What's your Winnipeg connection?

Jason: I first stayed in Winnipeg for a couple of days in February, 1996, on my way to Churchill. I spent all of my savings at the time on a trip to Churchill to ride in ex-CN steam-heated equipment. I arrived on The Canadian only to discover that the HEP equipment had arrived. The station master told me they would put steam on the next run if I stuck around for a couple of days. So I stayed at a cheap hotel in downtown Winnipeg, spent a lot of time walking the streets and at the library, and went out to Churchill two days later. I fell in love with Winnipeg.

When I met Sidura, at York University in 1998, I couldn't stop talking about how much I enjoyed winter in Winnipeg. I was the first Toronto guy she had met who hadn't made fun of "Winterpeg" as soon as he heard her mention it. I lived in Winnipeg in the summer of 1999 and the summer of 2000. I've been back several times a year since.

What kind of layout are you building?
Jason: I am building a double-deck layout of CN's Kingston Sub between Toronto and Pickering (lower deck) and Kingston and Brockville (upper deck). The layout's physical plant is set between 1977 and 1982, so Spadina Yard and roundhouse comprise over a third of the lower deck. Since I am a fan of all VIA trains from 1976 (VIA-CN) to the present, I plan to have a roster of VIA equipment throughout its history so I can have some more modern operating sessions on occasion.

My emphasis is on VIA operations: switching Spadina and Union, mainline running between Union and Brockville, and switching Brockville. There will be little if any freight on the lower level. Eastbound freight trains from the York Sub staging join the lower level at Liverpool Junction, just before entering the helix to the upper level. Most of the freight action will be centred on Manitoba Yard in Brockville and on the CP interchange there.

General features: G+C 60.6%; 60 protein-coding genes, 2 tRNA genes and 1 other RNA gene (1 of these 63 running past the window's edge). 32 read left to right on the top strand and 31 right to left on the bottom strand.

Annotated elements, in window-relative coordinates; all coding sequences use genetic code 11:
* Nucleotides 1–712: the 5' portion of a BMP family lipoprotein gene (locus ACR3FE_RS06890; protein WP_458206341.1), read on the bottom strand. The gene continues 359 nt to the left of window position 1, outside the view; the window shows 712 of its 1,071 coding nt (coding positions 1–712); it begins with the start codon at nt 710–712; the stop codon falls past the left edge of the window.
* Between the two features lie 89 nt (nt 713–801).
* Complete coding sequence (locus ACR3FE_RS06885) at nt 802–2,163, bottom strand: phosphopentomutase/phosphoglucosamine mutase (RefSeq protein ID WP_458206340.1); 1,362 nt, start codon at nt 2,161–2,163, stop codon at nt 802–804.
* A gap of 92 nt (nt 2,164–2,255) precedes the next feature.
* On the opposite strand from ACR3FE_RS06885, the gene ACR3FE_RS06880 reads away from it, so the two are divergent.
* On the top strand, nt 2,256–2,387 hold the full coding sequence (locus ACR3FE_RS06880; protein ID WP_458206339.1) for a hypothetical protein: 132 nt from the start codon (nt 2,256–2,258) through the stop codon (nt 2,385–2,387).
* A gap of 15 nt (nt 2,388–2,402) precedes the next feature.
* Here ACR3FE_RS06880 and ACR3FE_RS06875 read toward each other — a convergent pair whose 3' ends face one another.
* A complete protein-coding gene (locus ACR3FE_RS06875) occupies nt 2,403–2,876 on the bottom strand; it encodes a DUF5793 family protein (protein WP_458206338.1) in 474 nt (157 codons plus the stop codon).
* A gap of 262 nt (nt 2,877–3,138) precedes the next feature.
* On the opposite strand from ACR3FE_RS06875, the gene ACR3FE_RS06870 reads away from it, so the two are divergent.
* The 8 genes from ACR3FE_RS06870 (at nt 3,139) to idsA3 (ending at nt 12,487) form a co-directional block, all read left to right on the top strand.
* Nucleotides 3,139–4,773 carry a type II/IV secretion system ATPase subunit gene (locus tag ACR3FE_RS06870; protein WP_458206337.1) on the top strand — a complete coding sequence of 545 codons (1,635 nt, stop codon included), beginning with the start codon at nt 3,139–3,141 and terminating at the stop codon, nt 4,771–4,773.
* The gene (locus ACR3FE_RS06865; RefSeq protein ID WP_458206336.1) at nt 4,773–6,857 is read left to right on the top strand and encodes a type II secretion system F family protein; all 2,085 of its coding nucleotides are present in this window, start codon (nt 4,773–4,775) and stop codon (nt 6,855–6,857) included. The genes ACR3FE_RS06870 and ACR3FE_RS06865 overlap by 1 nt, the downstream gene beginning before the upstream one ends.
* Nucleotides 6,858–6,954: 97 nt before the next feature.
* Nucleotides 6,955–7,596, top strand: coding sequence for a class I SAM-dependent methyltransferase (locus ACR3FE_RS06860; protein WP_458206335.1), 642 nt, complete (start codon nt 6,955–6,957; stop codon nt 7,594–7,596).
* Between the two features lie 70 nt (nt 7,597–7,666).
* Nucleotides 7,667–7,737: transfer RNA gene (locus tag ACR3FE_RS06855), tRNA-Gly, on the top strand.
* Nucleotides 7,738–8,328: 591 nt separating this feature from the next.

As my love is riding VIA trains, rather than just watching them (I almost never go railfanning unless there is a ride on VIA involved), I am converting half of my basement into a full-size mock-up of a VIA coach. I am fortunate to have plenty of surplus VIA equipment such as seats, windows, upholstery and carpet.

The layout room preparation will begin this spring, but I have been working on the train car for over six months already. It should be finished in 2010 or 2011.

What are some of the biggest challenges and obstacles you have faced in starting your company?

Jason: The biggest challenges have been financing and quality control. Model trains is a very capital-intensive industry. You need to spend thousands on tooling costs (not to mention overhead and advertising) before you bring a product to market.

Quality control has proven difficult because I have been pushing the envelope on what can be done. Your average passenger car has 50-100 parts. Rapido cars have about 200, and most of them are tiny pipes or valves under the car. It is hard to ensure that everything is put on straight or that enough glue is used to keep the part attached without having a big visible glob of glue showing. It's very tricky.

One of the biggest challenges in manufacturing model railroad items like passenger cars is matching the paint on the prototype. Why is that? What do you do to meet that challenge?

Jason: Paint is very subjective. One person tells me he thinks our colours for a given paint scheme are correct, and another guy tells me they are too dark, and another guy tells me they are too light. The reality is, all of these people can be correct, for a couple of reasons.

First there is the issue of scale. A full size paint chip will often look too dark on a model, because when we look at a model we are effectively looking at a real train through several hundred feet of atmosphere.

Then there is the issue of matching paint colours. Ignoring the fact that colours changed due to weather, sun, etc., often the colours straight out of the paint shop varied depending on when it was painted and where. There are easily half a dozen different shades of VIA blue, all of them accurate.